The late and much lamented GM EV1 electric car is by now a mythical creature.
It's been the subject of a much-discussed documentary, and is still cause for blind loathing of General Motors in some quarters.
Designed, engineered, and offered for lease in California and a few other locations from 1998 to 2003, the two-seat EV1 was likely the most sophisticated electric car ever built at the time.
It used a lead-acid battery pack that weighed almost four times as much as that of the lithium-ion pack in the modern-day Chevrolet Volt, with almost the same capacity, giving a range of 60 to 80 miles.
But the drivers who leased it--among them Danny DeVito and other celebrities--loved it.
When California changed the laws that required sales of zero-emission vehicles by the largest carmakers, GM walked away from the project, took back all the cars, and crushed them-- the dramatic ending of Who Killed the Electric Car?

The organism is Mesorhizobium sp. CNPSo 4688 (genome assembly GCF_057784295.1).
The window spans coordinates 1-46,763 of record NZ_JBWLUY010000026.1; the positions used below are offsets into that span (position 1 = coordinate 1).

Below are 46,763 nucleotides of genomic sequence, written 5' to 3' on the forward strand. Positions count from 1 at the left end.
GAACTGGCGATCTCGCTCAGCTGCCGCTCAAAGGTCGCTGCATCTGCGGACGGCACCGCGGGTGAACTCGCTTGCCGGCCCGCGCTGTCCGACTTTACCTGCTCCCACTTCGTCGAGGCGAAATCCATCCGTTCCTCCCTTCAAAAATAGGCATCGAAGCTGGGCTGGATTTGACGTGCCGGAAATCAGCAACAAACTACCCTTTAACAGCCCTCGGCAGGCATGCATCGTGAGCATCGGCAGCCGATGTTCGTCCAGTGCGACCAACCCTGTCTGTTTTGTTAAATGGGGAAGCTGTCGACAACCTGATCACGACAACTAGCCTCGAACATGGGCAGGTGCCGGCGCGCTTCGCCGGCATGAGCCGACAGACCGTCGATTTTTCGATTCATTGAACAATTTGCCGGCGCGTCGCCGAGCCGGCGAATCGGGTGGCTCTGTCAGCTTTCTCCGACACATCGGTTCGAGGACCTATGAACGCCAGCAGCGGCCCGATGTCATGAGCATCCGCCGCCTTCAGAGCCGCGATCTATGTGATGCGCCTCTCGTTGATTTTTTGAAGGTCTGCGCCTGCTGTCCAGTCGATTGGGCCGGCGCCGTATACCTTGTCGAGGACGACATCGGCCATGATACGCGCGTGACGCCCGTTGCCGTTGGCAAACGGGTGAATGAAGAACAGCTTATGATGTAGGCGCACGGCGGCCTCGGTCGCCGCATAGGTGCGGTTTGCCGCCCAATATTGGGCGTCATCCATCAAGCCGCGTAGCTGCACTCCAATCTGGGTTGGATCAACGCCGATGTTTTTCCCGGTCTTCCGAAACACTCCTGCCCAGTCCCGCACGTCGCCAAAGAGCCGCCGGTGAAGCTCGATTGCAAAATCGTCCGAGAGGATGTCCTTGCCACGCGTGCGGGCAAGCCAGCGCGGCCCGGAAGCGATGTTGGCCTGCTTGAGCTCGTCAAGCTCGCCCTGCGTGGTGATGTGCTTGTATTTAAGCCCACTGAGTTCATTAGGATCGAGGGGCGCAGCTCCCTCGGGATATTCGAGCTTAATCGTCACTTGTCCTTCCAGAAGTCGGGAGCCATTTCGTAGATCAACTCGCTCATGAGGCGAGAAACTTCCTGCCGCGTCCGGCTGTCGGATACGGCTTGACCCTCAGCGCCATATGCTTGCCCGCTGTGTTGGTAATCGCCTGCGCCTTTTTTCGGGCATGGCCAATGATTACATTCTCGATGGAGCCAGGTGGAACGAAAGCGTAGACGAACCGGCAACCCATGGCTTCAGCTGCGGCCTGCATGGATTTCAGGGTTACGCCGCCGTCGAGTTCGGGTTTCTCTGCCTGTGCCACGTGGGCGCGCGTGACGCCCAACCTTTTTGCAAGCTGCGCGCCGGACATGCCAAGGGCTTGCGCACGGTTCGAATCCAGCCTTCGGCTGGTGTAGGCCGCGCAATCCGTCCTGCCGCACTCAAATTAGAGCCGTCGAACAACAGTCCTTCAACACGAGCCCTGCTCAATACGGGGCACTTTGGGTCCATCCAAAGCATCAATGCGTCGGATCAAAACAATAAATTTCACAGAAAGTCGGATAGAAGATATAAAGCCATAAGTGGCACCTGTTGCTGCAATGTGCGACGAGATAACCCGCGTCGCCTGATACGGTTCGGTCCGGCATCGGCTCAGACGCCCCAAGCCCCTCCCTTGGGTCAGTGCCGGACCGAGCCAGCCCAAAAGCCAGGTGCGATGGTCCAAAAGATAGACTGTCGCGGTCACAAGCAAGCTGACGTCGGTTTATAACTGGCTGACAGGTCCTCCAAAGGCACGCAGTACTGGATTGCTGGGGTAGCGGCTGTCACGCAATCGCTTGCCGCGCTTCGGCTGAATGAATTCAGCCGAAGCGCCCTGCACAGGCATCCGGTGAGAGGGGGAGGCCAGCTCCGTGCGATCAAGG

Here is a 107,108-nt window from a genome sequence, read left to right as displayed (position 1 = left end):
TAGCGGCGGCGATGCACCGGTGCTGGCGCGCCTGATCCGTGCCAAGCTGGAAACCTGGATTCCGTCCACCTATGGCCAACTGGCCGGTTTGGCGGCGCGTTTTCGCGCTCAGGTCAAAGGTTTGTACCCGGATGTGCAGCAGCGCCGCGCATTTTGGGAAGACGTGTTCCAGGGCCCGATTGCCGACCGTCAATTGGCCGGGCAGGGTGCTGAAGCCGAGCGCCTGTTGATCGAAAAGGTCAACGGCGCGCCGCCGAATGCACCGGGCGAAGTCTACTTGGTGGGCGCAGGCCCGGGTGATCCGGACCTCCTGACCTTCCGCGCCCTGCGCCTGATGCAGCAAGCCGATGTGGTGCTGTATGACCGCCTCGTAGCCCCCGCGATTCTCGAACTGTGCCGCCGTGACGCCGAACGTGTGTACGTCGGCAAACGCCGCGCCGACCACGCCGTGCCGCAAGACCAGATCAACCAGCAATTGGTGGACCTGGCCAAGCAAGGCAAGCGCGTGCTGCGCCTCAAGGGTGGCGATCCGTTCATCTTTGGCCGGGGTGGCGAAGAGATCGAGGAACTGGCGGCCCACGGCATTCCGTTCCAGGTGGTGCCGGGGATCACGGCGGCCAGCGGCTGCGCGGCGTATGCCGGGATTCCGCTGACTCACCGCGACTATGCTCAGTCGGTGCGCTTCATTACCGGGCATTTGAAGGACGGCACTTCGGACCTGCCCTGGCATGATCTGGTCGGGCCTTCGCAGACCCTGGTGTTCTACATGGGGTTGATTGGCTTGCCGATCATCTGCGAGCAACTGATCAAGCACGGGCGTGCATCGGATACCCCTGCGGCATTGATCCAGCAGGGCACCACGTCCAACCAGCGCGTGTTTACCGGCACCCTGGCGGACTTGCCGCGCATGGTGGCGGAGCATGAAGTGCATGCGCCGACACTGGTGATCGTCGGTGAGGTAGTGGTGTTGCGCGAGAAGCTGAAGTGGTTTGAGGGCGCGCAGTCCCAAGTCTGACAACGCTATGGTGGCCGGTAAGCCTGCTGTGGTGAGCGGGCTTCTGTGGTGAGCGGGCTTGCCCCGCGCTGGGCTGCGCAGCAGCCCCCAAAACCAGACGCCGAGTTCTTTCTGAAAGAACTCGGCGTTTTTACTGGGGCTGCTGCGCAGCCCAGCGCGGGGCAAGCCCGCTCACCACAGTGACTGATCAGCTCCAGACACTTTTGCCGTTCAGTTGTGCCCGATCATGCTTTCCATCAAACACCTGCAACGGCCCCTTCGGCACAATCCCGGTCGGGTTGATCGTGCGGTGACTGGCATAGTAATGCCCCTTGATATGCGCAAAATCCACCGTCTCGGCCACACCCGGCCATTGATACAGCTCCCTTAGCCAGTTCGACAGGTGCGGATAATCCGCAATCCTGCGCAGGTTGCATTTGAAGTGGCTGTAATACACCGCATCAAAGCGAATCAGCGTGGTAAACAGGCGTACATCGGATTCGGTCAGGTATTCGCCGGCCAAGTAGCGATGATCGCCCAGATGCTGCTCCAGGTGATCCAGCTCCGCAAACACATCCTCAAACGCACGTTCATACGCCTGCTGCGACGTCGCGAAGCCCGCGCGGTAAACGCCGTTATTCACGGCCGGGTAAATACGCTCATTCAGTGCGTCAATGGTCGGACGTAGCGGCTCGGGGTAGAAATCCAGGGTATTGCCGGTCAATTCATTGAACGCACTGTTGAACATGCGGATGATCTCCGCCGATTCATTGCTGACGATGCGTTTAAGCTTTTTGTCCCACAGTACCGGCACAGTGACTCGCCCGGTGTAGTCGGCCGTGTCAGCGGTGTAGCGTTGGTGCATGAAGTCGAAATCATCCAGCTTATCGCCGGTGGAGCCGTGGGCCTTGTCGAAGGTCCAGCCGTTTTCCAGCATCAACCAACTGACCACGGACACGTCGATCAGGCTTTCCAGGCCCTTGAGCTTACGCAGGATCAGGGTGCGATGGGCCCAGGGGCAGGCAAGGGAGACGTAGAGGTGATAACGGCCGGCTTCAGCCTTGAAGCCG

Former CEO Rick Wagoner later said that axing the car had been the "worst decision" of his tenure at GM.
EV1 spotted on Google Earth
Of the 1,117 EV1s manufactured, only about 40 escaped the crusher. Some went to museums, others to universities, all of them reportedly disabled.
Now one has turned up, dusty, non-running, and stored in the open, at Missouri University of Science & Technology in Rolla.
The complete story can be found on Jalopnik, including a number of later additions to fill in the history of this particular vehicle and add more details to the story overall.
In this case, the story notes, the car no longer runs because a no-longer-available GM part broke after it was put back on the road by university students seeking to build an autonomous electric delivery vehicle.
As author Mike Spinelli concludes ...
Who really killed the electric car? College nerds trying to build the perfect pizza delivery vehicle.
Read the story; you'll enjoy it.
[Photos by Jalopnik/Joel Johnson, used with permission]